Rock enthusiasts join forces in Apartment 2

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Brooke Thomas, left, and Luke Hojnacki, right, jam in their customized practice space in Lakeside Monday, May 7. (Mary Cloud Taylor/Daily Inter Lake)

The band’s founders, Luke Hojnacki, 62, and Brooke Thomas, 58, discovered a love for music at a young age, but as was the case for many of their bandmates, the music faded as they got older and life got in the way.

After years spent working in Los Angeles, the two friends decided to make the move to Lakeside for a slower pace and a new chapter around 11 years ago.

They would meet for friendly jam sessions, but their music found a home when Hojnacki leased a small space for his wood shop which had an additional room open for use.

They filled the space with chords, amplifiers and instruments and began inviting their musician friends to jam with them. From there, a band was born.

Apartment 2, according to its creators, differs from other bands by taking the pressure off its members and focusing on creating the experience they’ve always craved.

“They don’t want to have to go out and start a band, but they would like to play,” Thomas said. “This gives people the freedom to come in and just explore it a little bit.”

The band caters mostly to an older generation of musicians, usually ages 50 and up, many of whom have played for years but never got the chance to exercise their talents in a band setting. Most of the members are now retired and have finished raising their families, freeing up their time to try something new in a penalty-free environment.

“No one’s going to harsh you if you mess up or hit a wrong note,” Thomas said.

“It’s a learning process, and it makes you a better musician and a better person,” Hojnacki added. “Hopefully you have a better outlook on life when you come out of here.”

As word of mouth spread, more and more musicians began to take interest in the band. According to Hojnacki, the entire group now numbers around a dozen members who play a variety of instruments, including the flute, violin, guitar, base, drums and keyboard.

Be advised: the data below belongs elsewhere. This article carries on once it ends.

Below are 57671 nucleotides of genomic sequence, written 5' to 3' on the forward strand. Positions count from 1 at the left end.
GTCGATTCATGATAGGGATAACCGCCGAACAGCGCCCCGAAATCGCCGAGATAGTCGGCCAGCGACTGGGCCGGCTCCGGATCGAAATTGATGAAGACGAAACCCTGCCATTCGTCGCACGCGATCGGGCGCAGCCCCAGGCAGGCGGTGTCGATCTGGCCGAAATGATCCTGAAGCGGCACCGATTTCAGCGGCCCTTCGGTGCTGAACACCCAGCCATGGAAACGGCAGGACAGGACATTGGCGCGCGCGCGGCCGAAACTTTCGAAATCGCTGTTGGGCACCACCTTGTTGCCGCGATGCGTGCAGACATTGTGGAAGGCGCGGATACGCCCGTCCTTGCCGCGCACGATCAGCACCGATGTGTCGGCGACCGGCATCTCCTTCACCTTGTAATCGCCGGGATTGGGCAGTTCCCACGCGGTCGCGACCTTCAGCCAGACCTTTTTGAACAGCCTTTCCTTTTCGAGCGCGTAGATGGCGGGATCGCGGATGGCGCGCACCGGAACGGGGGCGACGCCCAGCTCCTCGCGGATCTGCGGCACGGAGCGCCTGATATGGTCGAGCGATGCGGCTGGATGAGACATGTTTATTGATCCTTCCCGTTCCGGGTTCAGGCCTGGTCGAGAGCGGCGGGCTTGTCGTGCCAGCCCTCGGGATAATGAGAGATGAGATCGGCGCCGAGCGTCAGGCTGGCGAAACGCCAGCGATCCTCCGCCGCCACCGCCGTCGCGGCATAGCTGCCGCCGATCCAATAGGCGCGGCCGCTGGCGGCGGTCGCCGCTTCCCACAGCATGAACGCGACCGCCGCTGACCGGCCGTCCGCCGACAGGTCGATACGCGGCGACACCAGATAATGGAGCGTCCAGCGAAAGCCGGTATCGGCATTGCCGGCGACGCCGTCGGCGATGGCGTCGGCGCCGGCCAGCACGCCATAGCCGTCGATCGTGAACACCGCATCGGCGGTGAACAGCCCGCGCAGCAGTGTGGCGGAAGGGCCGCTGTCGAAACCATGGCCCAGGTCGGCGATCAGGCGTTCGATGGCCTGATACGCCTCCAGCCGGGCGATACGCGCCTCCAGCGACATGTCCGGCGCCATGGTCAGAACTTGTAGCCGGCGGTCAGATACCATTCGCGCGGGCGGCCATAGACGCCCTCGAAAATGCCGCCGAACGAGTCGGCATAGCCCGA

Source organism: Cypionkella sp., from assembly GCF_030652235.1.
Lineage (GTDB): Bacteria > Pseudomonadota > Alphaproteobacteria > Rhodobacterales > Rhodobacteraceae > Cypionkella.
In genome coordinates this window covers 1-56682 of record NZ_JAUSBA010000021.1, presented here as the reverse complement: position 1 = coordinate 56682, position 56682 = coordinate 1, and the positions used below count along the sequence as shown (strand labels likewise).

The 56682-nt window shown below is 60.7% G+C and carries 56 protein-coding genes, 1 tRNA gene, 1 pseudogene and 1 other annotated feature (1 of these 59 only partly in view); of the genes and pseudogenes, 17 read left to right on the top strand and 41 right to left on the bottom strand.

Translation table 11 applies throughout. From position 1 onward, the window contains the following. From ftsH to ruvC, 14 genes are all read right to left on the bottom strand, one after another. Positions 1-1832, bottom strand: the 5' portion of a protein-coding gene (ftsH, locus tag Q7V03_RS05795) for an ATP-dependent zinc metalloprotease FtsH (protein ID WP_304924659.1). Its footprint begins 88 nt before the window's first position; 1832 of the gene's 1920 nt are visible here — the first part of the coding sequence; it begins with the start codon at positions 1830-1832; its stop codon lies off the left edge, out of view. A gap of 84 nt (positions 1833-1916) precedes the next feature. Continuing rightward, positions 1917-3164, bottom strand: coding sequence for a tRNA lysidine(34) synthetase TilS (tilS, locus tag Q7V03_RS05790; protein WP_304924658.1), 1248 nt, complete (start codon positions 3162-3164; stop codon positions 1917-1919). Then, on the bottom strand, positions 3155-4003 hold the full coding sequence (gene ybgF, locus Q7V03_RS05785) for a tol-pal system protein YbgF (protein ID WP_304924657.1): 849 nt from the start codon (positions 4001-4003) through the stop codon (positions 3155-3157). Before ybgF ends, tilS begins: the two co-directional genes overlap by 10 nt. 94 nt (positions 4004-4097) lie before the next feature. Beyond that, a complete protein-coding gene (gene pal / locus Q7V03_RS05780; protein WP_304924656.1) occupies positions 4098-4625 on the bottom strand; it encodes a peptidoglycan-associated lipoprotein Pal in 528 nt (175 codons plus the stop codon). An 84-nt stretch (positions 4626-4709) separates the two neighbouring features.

The group as a whole meets in two locations, one in Lakeside for newer members to get acquainted and one at a larger private venue in Whitefish for friends and established members.

At least once or twice a week, musicians traveling from as far away as Polson and Hot Springs get together to practice, each member contributing their own list of songs they know and enjoy playing, adding up to more than 100 songs.

Though not every song makes it to the set list, each member gets the opportunity to choose a song, and the rest of the band obliges, picking it up and helping each other improve.

“It forces people to learn a little bit more than they otherwise would. You get out of your comfort zone a little bit by having to learn other music,” Thomas said.

“We’re not perfect, and it’s really more about the experience. As long as everyone here is giving 100 percent and doing their best, that’s all you can ask for,” Hojnacki added.

The result is a collection of rock and roll, jazz and blues with an Apartment 2 twist on classic songs by artists like Bob Dylan, Santana, David Bowie, The Rolling Stones and many more.

Once the band began to get the hang of things, they decided to take their show on the road, playing small local gigs at birthday parties, weddings and a few restaurants and bars in the area, usually performing for free.

Those performances, Hojnacki said, gave the musicians the chance to check off a bucket list experience, and most of the band members usually jumped at the chance.

“I’ve had people ask me to do solo gigs, and I’ll show up with 10 people,” Hojnacki said. “It’s amazing how if you’ve never played before, you’re not use to it, and you play in front of 100, 200 people, it’s quite an experience. It let’s you know who you are sometimes.”

The band took on their largest show yet for the Taste of Bigfork in April, performing on the bandstand at the Garden Bar.

Thomas said that the performance may not have been perfect, but their collection of classics from the 60s, 70s and 80s got more than a few toes tapping, and most importantly, Thomas said, they had fun.

“There’s not the pressure to make money,” Thomas said. “If you can get a little something for your effort, great, but we’re not trying to make a living at it.”

Hojnacki said that’s the difference between Apartment 2 and bands geared toward younger musicians.

“There are a lot of facilities like this for younger people, and that’s spectacular. They should nurture those talents that come up,” Hojnacki said. “But for people like us who have gone through life, you’ve kind of done everything that you wanted to do, but you always played music and you want to keep doing it.”

Rather than attempting to relive their childhoods, Hojnacki said the band focuses more on helping musicians expand their horizons and experience new things.

When they started the group last year, Thomas and Hojnacki said they never expected it to grow as large as it has, but now they hope it will continue to grow and attract more like-minded people.

For more information about Apartment 2, contact Hojnacki at

Reporter Mary Cloud Taylor can be reached at 758-4459 or

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